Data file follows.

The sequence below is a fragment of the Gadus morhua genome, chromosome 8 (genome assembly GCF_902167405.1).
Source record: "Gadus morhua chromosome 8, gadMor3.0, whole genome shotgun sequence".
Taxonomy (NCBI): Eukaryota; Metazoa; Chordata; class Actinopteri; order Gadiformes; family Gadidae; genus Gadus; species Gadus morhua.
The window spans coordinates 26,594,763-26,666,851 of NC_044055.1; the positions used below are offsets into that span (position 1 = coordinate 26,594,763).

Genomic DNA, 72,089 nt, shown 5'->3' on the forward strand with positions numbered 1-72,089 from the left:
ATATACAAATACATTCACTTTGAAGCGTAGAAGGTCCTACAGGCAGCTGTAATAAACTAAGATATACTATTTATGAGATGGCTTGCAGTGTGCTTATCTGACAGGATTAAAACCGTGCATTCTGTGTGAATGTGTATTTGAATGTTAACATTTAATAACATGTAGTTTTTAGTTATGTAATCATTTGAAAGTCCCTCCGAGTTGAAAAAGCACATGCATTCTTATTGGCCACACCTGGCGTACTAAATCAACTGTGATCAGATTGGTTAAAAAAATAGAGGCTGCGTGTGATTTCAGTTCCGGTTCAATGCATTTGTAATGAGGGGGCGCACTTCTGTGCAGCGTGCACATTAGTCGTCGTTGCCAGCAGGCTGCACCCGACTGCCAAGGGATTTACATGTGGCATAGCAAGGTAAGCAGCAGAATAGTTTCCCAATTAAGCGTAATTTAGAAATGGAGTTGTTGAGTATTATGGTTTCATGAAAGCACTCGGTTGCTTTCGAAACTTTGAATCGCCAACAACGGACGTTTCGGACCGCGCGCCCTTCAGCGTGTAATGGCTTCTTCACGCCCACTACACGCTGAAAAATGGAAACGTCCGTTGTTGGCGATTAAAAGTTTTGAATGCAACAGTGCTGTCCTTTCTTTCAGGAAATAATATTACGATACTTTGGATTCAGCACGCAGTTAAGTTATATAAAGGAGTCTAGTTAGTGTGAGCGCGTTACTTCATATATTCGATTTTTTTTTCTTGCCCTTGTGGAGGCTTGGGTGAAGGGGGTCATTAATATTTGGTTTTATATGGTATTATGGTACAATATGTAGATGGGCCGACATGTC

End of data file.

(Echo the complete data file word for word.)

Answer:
The sequence below is a fragment of the Gadus morhua genome, chromosome 8 (genome assembly GCF_902167405.1).
Source record: "Gadus morhua chromosome 8, gadMor3.0, whole genome shotgun sequence".
Taxonomy (NCBI): Eukaryota; Metazoa; Chordata; class Actinopteri; order Gadiformes; family Gadidae; genus Gadus; species Gadus morhua.
The window spans coordinates 26,594,763-26,666,851 of NC_044055.1; the positions used below are offsets into that span (position 1 = coordinate 26,594,763).

Genomic DNA, 72,089 nt, shown 5'->3' on the forward strand with positions numbered 1-72,089 from the left:
ATATACAAATACATTCACTTTGAAGCGTAGAAGGTCCTACAGGCAGCTGTAATAAACTAAGATATACTATTTATGAGATGGCTTGCAGTGTGCTTATCTGACAGGATTAAAACCGTGCATTCTGTGTGAATGTGTATTTGAATGTTAACATTTAATAACATGTAGTTTTTAGTTATGTAATCATTTGAAAGTCCCTCCGAGTTGAAAAAGCACATGCATTCTTATTGGCCACACCTGGCGTACTAAATCAACTGTGATCAGATTGGTTAAAAAAATAGAGGCTGCGTGTGATTTCAGTTCCGGTTCAATGCATTTGTAATGAGGGGGCGCACTTCTGTGCAGCGTGCACATTAGTCGTCGTTGCCAGCAGGCTGCACCCGACTGCCAAGGGATTTACATGTGGCATAGCAAGGTAAGCAGCAGAATAGTTTCCCAATTAAGCGTAATTTAGAAATGGAGTTGTTGAGTATTATGGTTTCATGAAAGCACTCGGTTGCTTTCGAAACTTTGAATCGCCAACAACGGACGTTTCGGACCGCGCGCCCTTCAGCGTGTAATGGCTTCTTCACGCCCACTACACGCTGAAAAATGGAAACGTCCGTTGTTGGCGATTAAAAGTTTTGAATGCAACAGTGCTGTCCTTTCTTTCAGGAAATAATATTACGATACTTTGGATTCAGCACGCAGTTAAGTTATATAAAGGAGTCTAGTTAGTGTGAGCGCGTTACTTCATATATTCGATTTTTTTTTCTTGCCCTTGTGGAGGCTTGGGTGAAGGGGGTCATTAATATTTGGTTTTATATGGTATTATGGTACAATATGTAGATGGGCCGACATGTC